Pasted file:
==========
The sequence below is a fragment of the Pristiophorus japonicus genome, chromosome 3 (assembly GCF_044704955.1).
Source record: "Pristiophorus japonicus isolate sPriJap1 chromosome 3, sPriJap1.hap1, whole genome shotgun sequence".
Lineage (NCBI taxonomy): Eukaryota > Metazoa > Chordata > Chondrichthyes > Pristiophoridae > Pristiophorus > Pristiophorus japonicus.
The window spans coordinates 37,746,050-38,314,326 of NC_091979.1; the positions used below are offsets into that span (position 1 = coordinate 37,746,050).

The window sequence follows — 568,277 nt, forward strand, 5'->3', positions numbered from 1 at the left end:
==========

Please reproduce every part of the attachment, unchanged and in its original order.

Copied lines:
The sequence below is a fragment of the Pristiophorus japonicus genome, chromosome 3 (assembly GCF_044704955.1).
Source record: "Pristiophorus japonicus isolate sPriJap1 chromosome 3, sPriJap1.hap1, whole genome shotgun sequence".
Lineage (NCBI taxonomy): Eukaryota > Metazoa > Chordata > Chondrichthyes > Pristiophoridae > Pristiophorus > Pristiophorus japonicus.
The window spans coordinates 37,746,050-38,314,326 of NC_091979.1; the positions used below are offsets into that span (position 1 = coordinate 37,746,050).

The window sequence follows — 568,277 nt, forward strand, 5'->3', positions numbered from 1 at the left end: